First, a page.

8 Last-Minute Ways for Host Families to Celebrate Chinese New Year

Today is February 8th – the first day of Chinese New Year! If this is a surprise, you probably don’t have any plans to celebrate. Maybe through the hustle and bustle of daily life, you forgot to make plans with your international student from China to celebrate this meaningful holiday.

Chinese New Year is one of the most significant holidays in Chinese culture. Especially if it is their first year studying in the U.S., international students will put great importance on celebrating this holiday with other international students, friends and host families.

Don’t panic – gphomestay has you covered. Here are some last-minute ideas for you to celebrate!

1. Contact other host families, and see if you can join in on their plans.

Are there any other host families in your area? Give them a call to find out if they are planning on heading to a Chinese restaurant for some authentic dishes, or hosting a potluck with other host families. Chinese New Year is meant to be celebrated with friends and family– the more, the merrier!

2. Call some local chinese restaurants.

Many Chinese Restaurants will have developed a special menu of dishes to celebrate Chinese New Year. Ask your student what regional cuisine they prefer, and search for restaurants together. Don’t have time to eat out? Get some take-out! Authentic food from home still helps your student feel like you appreciate their cultural traditions and holidays.

3. Find a Chinese New Year parade or celebration to attend.

The Chinese diaspora in your area is sure to have planned a raucous celebration, complete with red lanterns, fireworks and puppetry of the mythical beast, Nian. Check your local Chamber of Commerce or regional newspaper to find out more about events in your area to celebrate the Year of the Monkey.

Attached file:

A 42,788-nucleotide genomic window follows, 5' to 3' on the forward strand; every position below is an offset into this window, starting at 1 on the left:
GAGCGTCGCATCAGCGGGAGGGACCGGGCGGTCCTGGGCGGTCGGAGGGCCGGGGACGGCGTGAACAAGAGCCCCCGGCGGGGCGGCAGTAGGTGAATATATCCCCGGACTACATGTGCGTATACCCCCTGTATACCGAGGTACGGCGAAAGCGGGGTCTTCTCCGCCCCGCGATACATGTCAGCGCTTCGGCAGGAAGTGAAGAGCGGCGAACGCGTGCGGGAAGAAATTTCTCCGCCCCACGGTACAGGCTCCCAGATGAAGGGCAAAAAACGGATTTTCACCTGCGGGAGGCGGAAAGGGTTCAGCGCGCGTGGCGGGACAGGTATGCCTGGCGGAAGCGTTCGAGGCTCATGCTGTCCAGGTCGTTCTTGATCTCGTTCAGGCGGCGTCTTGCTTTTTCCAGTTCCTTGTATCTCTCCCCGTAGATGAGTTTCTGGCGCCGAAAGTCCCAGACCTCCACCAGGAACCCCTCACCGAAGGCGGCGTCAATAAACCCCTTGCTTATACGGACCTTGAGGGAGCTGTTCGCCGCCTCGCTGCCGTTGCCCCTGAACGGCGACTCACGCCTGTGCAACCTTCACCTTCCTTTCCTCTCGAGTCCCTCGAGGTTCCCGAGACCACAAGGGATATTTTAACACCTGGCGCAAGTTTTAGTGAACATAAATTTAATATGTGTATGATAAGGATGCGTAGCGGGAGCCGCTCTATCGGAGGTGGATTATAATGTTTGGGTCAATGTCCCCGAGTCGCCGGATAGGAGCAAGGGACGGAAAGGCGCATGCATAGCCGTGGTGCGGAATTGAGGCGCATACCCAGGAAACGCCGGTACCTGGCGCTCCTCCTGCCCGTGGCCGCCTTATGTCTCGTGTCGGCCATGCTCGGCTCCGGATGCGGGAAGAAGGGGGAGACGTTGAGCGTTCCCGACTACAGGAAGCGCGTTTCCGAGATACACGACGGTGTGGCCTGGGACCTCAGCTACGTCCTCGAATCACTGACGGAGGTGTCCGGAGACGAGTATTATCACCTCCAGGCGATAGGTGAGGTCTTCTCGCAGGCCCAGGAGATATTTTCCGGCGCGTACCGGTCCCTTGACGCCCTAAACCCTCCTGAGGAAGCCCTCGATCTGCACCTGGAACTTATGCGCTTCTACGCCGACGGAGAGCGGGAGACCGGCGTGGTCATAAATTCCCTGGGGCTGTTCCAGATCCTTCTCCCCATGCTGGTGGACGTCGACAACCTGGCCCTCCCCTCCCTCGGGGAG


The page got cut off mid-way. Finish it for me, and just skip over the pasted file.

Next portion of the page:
4. Neglect your housework.

Many traditions and practices around the Chinese New Year are related to ridding one’s self of the bad luck accumulated from the previous year, and gathering and maintaining good luck for the following year. One such practice for getting rid of bad luck is to clean the house thoroughly before or on the first day of the new year. However, new year celebrations bring in lots of good luck for the following year, so cleaning the house after the new year would mean cleaning or “sweeping” away good luck. Make it known to your student that you’ll be neglecting your housework for the duration of Chinese New Year in order to not sweep away bad luck – he or she will appreciate your diligence to the holiday!

5. Pick up some last minute “lucky” items for the house.

Small firecrackers – lighting a few firecrackers during the new year is said to drive away the mythical beast, Nian.
Red lanterns – every major city in China will be covered in red lanterns during the holiday. Remind your students of home by hanging some red lantern decor.
Banners with lucky symbols – Ask your student to help you pick out some lucky Chinese characters to display on a banner or elsewhere in your home.
Fruit or Candy – It’s common for chinese families to display candy or fruit either near their front door or in a common space. This helps everyone think good thoughts – an essential practice during Chinese New Year.

6. Put 8 items into a red envelope.

The number 8 is lucky in China, and red envelopes with money, called “hong bao” are typically given to young children during Chinese New Year. You don’t have to put money inside a red envelope to still practice the tradition of giving hong bao. Giving your students’ favorite candy, momentos, or anything your student particularly likes in a red envelope would show your student that you care about his or her culture.

7. Encourage the whole house to dress in red.

The color red symbolizes good fortune and joy in Chinese culture, so oftentimes during the new year people will wear lots of red. In fact, if it’s the year of the zodiac that was the same zodiac symbol as when you were born, many will wear something red for the entire year to bring about good fortune. Show your student you care by encouraging all members of your family to wear red to mark the occasion of the holiday.

8. Invite your student to share some Chinese New Year traditions.

Every family in the U.S. has private traditions that they celebrate for major holidays. Your student will probably have personal, family traditions for Chinese New Year as well. Invite your student to share with you their family traditions. Be sure to snap some photos of your celebrations to share with your student’s natural parents back home.